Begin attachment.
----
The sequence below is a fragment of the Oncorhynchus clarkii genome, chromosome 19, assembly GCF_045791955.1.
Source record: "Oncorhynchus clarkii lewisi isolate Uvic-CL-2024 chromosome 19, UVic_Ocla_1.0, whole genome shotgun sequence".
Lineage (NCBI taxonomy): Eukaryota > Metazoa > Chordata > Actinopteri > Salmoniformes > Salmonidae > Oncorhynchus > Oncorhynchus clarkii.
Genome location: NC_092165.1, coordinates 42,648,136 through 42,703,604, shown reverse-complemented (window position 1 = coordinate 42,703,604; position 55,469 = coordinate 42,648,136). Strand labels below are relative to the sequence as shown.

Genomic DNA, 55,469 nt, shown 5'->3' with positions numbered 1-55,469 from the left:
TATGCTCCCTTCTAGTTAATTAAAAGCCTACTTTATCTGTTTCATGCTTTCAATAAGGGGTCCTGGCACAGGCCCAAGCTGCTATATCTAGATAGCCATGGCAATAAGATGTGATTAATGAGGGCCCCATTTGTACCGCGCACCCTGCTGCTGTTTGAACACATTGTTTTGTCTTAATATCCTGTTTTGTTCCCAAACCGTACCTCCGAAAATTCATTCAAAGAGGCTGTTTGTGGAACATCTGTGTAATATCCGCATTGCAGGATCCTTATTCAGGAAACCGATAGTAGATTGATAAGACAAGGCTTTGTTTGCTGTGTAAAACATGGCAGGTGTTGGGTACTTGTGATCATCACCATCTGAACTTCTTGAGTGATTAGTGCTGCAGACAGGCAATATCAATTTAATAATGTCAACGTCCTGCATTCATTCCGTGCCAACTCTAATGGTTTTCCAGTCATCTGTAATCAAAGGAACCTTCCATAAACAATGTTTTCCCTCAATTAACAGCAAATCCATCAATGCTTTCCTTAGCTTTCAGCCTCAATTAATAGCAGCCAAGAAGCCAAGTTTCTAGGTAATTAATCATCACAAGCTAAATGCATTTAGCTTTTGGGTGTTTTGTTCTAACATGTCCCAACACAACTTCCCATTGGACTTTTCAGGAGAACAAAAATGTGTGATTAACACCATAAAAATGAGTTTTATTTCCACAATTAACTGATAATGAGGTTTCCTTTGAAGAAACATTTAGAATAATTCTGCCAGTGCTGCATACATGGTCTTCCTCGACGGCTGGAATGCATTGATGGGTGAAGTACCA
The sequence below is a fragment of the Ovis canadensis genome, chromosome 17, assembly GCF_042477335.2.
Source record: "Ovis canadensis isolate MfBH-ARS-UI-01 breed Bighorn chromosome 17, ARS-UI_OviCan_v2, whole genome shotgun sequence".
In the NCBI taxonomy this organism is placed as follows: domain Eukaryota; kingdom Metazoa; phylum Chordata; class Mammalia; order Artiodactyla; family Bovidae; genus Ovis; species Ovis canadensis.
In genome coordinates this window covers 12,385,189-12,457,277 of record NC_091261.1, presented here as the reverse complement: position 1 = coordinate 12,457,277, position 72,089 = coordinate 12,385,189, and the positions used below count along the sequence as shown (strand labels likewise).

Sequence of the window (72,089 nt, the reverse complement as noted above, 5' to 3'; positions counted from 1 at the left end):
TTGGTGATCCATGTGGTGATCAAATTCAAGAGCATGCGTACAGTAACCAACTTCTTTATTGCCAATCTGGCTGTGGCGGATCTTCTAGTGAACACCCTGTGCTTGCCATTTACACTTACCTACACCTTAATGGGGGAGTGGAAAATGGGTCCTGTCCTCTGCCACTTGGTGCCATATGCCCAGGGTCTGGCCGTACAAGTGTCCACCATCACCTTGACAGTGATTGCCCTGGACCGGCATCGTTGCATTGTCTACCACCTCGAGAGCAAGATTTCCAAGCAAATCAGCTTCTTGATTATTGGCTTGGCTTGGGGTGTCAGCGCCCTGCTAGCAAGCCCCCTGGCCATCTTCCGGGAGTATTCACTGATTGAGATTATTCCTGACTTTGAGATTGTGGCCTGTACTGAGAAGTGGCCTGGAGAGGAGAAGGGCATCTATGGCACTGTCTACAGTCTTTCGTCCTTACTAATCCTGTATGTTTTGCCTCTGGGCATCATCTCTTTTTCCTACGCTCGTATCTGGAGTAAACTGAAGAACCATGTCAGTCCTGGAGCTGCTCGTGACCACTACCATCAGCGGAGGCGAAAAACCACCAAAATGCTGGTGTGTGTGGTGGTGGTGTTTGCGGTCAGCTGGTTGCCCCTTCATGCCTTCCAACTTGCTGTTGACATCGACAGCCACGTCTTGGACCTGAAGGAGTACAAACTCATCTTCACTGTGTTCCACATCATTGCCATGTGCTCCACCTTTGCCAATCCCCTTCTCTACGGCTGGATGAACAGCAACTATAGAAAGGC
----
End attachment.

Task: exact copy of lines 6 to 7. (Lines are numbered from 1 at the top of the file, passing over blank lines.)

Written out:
TATGCTCCCTTCTAGTTAATTAAAAGCCTACTTTATCTGTTTCATGCTTTCAATAAGGGGTCCTGGCACAGGCCCAAGCTGCTATATCTAGATAGCCATGGCAATAAGATGTGATTAATGAGGGCCCCATTTGTACCGCGCACCCTGCTGCTGTTTGAACACATTGTTTTGTCTTAATATCCTGTTTTGTTCCCAAACCGTACCTCCGAAAATTCATTCAAAGAGGCTGTTTGTGGAACATCTGTGTAATATCCGCATTGCAGGATCCTTATTCAGGAAACCGATAGTAGATTGATAAGACAAGGCTTTGTTTGCTGTGTAAAACATGGCAGGTGTTGGGTACTTGTGATCATCACCATCTGAACTTCTTGAGTGATTAGTGCTGCAGACAGGCAATATCAATTTAATAATGTCAACGTCCTGCATTCATTCCGTGCCAACTCTAATGGTTTTCCAGTCATCTGTAATCAAAGGAACCTTCCATAAACAATGTTTTCCCTCAATTAACAGCAAATCCATCAATGCTTTCCTTAGCTTTCAGCCTCAATTAATAGCAGCCAAGAAGCCAAGTTTCTAGGTAATTAATCATCACAAGCTAAATGCATTTAGCTTTTGGGTGTTTTGTTCTAACATGTCCCAACACAACTTCCCATTGGACTTTTCAGGAGAACAAAAATGTGTGATTAACACCATAAAAATGAGTTTTATTTCCACAATTAACTGATAATGAGGTTTCCTTTGAAGAAACATTTAGAATAATTCTGCCAGTGCTGCATACATGGTCTTCCTCGACGGCTGGAATGCATTGATGGGTGAAGTACCA
The sequence below is a fragment of the Ovis canadensis genome, chromosome 17, assembly GCF_042477335.2.